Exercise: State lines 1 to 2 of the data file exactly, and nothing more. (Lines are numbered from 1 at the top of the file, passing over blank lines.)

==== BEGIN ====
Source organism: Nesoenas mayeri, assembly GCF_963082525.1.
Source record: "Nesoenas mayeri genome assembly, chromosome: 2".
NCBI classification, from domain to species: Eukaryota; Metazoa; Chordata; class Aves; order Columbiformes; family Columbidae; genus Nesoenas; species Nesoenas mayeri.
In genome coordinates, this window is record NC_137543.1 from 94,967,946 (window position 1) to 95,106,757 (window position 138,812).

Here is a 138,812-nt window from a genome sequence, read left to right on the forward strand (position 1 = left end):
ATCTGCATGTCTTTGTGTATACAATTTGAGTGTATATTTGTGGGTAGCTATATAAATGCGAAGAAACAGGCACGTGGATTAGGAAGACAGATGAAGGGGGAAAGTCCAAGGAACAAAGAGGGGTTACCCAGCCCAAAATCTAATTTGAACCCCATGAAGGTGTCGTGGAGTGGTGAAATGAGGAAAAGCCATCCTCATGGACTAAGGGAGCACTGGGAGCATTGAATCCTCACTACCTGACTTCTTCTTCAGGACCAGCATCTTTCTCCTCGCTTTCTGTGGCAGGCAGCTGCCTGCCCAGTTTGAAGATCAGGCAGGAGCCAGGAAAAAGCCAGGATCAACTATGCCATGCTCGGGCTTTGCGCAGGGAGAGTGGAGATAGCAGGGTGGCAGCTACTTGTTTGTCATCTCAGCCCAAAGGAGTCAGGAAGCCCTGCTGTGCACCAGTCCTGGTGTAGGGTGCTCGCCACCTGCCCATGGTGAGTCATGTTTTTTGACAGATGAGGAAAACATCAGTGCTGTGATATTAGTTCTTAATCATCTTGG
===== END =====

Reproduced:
Source organism: Nesoenas mayeri, assembly GCF_963082525.1.
Source record: "Nesoenas mayeri genome assembly, chromosome: 2".